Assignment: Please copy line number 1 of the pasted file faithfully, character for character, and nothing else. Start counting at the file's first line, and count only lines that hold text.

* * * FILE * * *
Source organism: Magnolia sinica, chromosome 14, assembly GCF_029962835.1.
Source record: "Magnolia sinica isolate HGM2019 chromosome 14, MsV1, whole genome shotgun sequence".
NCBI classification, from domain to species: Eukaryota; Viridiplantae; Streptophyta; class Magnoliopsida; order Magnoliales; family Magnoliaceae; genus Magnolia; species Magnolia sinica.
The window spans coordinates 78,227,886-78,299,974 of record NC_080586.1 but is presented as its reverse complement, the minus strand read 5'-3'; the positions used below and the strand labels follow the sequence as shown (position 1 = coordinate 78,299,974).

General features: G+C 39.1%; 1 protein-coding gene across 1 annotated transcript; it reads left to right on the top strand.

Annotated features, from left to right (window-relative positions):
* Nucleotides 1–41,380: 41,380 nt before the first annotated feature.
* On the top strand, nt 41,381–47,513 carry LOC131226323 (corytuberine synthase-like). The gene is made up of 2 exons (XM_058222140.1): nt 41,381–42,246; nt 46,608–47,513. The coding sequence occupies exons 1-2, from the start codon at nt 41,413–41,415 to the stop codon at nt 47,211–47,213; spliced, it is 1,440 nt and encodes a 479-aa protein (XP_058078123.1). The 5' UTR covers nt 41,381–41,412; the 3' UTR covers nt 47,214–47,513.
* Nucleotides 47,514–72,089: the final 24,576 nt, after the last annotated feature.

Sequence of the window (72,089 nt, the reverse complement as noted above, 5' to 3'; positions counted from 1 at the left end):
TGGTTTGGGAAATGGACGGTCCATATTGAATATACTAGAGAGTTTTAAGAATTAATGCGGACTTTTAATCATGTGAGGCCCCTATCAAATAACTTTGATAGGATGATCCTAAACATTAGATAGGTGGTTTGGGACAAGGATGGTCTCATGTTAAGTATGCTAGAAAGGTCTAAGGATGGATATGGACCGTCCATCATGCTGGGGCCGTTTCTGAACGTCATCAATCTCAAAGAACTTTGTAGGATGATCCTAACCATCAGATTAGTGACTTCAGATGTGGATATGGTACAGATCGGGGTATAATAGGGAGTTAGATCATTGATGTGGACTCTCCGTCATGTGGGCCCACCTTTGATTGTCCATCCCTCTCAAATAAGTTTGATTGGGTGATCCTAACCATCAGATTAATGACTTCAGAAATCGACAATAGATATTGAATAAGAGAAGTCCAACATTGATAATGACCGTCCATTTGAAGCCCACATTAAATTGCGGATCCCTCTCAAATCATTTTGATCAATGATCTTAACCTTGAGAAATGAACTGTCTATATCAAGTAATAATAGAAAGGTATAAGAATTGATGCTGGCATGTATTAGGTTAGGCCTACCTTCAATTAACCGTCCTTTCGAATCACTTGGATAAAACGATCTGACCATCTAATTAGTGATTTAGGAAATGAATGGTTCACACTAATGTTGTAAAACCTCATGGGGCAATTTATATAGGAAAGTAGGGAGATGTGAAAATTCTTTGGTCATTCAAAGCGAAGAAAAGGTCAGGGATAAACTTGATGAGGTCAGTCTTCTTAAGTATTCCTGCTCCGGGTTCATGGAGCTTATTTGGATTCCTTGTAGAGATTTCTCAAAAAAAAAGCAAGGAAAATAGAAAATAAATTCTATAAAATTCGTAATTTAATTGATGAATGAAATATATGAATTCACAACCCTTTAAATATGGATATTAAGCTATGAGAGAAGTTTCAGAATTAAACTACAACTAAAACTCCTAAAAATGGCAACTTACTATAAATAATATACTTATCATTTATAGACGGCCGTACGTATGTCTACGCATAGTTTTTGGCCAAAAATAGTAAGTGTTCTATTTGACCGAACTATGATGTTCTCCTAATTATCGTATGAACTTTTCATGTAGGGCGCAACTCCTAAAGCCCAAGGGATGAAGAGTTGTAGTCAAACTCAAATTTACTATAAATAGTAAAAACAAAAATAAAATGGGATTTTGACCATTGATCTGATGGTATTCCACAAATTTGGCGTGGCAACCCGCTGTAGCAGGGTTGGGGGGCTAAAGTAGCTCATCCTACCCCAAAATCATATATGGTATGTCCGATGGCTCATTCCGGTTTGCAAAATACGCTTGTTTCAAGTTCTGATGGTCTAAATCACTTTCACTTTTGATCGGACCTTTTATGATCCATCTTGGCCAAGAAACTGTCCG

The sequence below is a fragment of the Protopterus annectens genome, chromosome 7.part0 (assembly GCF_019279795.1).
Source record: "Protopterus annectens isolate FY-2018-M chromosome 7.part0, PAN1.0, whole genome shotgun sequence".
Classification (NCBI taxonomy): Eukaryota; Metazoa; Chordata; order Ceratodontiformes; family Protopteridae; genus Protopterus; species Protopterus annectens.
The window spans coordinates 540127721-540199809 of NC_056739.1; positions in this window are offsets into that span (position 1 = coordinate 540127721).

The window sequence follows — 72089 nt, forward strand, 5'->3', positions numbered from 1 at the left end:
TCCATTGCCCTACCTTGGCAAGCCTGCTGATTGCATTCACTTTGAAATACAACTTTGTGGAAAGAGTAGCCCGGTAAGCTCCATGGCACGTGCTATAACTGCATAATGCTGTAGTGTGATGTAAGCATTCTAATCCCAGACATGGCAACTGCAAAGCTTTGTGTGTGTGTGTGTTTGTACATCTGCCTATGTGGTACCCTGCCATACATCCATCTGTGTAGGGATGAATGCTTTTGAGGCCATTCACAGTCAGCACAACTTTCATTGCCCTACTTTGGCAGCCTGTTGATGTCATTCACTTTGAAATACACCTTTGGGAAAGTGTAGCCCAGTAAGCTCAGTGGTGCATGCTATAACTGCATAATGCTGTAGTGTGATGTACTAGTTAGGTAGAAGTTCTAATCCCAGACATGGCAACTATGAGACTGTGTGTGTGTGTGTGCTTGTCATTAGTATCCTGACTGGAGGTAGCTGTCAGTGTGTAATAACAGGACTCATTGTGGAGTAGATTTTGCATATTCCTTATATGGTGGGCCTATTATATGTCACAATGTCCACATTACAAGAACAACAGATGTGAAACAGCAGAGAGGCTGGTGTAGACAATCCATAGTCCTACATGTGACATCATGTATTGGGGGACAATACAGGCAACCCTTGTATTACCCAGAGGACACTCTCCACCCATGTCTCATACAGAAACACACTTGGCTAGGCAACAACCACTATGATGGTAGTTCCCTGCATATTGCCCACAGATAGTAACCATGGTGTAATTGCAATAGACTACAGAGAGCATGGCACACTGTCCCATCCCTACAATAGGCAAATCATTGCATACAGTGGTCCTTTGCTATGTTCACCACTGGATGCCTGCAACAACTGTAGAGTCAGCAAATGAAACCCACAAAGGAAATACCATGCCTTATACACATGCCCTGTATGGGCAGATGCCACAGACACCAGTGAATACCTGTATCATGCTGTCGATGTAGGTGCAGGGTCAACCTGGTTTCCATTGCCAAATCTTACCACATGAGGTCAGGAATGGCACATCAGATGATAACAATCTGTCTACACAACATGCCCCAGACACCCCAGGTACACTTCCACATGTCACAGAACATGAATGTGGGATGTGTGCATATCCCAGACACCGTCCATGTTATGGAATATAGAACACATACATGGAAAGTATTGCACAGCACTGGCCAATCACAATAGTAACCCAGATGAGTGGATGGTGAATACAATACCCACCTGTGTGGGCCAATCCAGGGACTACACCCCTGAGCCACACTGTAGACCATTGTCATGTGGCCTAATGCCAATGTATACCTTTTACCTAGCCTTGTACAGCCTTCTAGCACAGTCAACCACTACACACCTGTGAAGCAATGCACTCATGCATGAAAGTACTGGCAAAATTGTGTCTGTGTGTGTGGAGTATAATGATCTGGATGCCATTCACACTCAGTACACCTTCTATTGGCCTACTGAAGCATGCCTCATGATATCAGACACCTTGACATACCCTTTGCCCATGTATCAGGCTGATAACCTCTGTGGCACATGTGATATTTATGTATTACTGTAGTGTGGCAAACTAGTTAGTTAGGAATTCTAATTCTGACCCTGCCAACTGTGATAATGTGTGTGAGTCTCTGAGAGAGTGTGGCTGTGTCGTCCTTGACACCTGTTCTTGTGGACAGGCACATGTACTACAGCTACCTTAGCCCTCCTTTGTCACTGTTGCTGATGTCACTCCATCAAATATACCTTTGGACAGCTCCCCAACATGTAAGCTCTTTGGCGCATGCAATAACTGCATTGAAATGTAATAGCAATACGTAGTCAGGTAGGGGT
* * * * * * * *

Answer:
Source organism: Magnolia sinica, chromosome 14, assembly GCF_029962835.1.